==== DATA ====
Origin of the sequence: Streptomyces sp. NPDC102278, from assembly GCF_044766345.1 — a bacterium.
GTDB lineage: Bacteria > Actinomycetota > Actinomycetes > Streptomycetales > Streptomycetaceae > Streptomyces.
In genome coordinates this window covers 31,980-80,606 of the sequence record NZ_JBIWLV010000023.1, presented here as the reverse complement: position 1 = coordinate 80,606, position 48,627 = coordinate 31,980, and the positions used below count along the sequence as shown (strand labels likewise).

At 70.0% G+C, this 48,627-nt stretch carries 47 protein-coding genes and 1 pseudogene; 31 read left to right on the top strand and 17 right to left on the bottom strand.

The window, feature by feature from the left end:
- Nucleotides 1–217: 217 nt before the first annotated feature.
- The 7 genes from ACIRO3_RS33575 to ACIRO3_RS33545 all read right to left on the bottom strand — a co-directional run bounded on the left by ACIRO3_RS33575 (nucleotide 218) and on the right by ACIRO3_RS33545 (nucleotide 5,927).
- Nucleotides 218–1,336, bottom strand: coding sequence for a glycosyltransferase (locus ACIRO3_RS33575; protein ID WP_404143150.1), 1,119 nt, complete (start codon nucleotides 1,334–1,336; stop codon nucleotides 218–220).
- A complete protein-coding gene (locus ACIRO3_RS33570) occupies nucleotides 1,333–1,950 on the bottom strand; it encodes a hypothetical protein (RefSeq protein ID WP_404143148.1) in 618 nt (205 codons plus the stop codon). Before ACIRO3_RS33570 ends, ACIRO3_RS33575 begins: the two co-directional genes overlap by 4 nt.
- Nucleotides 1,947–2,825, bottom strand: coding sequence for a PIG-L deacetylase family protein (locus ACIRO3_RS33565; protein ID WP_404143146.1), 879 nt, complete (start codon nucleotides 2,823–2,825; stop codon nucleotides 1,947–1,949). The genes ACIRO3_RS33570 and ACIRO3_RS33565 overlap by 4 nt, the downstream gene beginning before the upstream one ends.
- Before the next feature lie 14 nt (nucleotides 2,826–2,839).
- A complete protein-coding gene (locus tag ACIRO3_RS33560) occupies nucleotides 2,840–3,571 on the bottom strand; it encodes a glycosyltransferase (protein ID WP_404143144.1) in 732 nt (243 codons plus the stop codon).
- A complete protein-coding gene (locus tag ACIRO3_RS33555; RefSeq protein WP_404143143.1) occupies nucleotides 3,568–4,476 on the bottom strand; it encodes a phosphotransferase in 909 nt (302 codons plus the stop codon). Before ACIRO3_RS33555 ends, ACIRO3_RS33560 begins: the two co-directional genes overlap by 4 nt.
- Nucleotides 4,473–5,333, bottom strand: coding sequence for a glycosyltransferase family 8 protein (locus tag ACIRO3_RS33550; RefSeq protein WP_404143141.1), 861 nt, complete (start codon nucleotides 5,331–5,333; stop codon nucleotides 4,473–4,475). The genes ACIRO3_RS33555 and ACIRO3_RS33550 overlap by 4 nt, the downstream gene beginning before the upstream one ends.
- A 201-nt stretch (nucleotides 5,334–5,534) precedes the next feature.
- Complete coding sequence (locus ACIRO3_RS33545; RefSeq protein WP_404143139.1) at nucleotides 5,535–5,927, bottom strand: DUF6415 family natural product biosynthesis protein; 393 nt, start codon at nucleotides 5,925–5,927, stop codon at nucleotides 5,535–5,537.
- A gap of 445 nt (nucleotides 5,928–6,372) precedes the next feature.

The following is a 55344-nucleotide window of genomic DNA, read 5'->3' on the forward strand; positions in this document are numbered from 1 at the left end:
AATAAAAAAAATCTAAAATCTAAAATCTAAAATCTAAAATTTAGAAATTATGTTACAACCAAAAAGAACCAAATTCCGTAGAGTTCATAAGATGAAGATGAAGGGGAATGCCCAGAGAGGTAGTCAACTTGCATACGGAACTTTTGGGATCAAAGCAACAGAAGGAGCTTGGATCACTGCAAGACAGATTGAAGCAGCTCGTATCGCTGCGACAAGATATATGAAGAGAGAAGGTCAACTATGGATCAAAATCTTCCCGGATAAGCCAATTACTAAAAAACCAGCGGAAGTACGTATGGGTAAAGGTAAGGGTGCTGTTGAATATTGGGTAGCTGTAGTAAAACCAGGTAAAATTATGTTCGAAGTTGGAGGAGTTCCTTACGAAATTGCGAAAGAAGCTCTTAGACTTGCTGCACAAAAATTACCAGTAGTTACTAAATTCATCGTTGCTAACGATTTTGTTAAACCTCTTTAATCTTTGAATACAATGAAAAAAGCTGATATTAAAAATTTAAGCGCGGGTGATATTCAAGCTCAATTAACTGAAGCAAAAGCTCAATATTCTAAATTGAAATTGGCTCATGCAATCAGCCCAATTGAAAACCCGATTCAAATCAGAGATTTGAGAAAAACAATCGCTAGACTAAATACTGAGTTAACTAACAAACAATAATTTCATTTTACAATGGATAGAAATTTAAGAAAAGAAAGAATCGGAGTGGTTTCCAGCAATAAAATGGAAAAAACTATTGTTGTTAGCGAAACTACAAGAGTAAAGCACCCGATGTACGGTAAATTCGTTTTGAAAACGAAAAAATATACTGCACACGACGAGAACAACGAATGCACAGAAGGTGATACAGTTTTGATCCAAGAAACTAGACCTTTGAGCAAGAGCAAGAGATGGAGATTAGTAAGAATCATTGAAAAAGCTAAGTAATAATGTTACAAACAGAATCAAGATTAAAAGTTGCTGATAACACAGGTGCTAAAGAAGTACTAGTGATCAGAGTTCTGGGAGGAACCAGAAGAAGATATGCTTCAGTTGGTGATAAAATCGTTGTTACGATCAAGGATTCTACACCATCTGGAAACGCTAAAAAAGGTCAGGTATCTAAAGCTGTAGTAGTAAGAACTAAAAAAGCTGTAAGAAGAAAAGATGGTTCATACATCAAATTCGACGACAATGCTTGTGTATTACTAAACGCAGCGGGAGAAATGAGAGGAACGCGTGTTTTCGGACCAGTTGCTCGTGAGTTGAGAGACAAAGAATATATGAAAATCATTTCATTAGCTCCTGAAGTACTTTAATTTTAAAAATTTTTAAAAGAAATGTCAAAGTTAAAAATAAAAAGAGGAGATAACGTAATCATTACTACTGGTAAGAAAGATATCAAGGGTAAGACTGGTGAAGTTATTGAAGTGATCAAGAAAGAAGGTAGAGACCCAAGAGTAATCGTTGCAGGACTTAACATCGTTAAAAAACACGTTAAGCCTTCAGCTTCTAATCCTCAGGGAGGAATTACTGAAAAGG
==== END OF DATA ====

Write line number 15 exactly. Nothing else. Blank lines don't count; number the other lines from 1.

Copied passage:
- A 201-nt stretch (nucleotides 5,334–5,534) precedes the next feature.